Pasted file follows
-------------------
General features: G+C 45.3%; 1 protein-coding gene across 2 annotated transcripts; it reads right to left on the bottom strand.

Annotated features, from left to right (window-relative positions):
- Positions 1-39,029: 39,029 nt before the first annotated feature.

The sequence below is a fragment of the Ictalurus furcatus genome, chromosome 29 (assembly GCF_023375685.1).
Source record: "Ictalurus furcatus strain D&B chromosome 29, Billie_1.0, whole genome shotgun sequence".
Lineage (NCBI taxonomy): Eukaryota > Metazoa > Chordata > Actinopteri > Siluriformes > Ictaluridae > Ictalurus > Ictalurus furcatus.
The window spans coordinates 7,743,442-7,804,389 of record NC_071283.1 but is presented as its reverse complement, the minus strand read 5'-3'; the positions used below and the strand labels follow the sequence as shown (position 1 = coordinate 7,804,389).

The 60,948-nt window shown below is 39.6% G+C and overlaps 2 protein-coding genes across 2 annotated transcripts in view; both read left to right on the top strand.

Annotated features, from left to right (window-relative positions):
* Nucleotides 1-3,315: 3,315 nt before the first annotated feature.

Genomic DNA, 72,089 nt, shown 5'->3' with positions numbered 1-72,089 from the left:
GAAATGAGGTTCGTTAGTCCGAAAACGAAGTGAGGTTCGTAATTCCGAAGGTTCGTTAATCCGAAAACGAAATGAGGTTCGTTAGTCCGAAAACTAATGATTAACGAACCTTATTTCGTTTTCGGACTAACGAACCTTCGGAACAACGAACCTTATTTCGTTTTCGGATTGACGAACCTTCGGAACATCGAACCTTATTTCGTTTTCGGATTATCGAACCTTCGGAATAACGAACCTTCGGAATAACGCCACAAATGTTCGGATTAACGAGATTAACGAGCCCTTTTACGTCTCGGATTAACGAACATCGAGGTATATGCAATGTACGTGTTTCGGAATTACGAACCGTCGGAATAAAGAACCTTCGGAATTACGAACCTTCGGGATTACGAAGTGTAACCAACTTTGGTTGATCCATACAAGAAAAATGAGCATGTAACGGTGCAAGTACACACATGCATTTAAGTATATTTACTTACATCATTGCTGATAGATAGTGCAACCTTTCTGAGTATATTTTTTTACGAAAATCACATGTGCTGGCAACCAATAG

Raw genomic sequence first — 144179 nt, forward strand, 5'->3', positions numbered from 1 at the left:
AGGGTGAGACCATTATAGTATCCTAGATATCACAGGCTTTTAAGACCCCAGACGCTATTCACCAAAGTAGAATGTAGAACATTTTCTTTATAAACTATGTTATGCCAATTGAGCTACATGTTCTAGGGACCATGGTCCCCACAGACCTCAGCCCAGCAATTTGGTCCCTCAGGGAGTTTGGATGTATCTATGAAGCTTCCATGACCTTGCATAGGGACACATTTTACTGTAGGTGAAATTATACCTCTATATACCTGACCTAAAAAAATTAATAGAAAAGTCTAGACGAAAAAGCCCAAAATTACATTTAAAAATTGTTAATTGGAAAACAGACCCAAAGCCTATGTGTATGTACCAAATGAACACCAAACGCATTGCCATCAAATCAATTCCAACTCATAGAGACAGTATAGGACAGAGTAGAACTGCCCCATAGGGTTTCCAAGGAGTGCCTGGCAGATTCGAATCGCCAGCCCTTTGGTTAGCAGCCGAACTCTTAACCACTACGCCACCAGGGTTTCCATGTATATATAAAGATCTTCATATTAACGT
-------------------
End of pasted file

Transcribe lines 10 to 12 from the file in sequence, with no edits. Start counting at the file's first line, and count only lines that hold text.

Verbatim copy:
* Nucleotides 1-3,315: 3,315 nt before the first annotated feature.

Genomic DNA, 72,089 nt, shown 5'->3' with positions numbered 1-72,089 from the left:
GAAATGAGGTTCGTTAGTCCGAAAACGAAGTGAGGTTCGTAATTCCGAAGGTTCGTTAATCCGAAAACGAAATGAGGTTCGTTAGTCCGAAAACTAATGATTAACGAACCTTATTTCGTTTTCGGACTAACGAACCTTCGGAACAACGAACCTTATTTCGTTTTCGGATTGACGAACCTTCGGAACATCGAACCTTATTTCGTTTTCGGATTATCGAACCTTCGGAATAACGAACCTTCGGAATAACGCCACAAATGTTCGGATTAACGAGATTAACGAGCCCTTTTACGTCTCGGATTAACGAACATCGAGGTATATGCAATGTACGTGTTTCGGAATTACGAACCGTCGGAATAAAGAACCTTCGGAATTACGAACCTTCGGGATTACGAAGTGTAACCAACTTTGGTTGATCCATACAAGAAAAATGAGCATGTAACGGTGCAAGTACACACATGCATTTAAGTATATTTACTTACATCATTGCTGATAGATAGTGCAACCTTTCTGAGTATATTTTTTTACGAAAATCACATGTGCTGGCAACCAATAG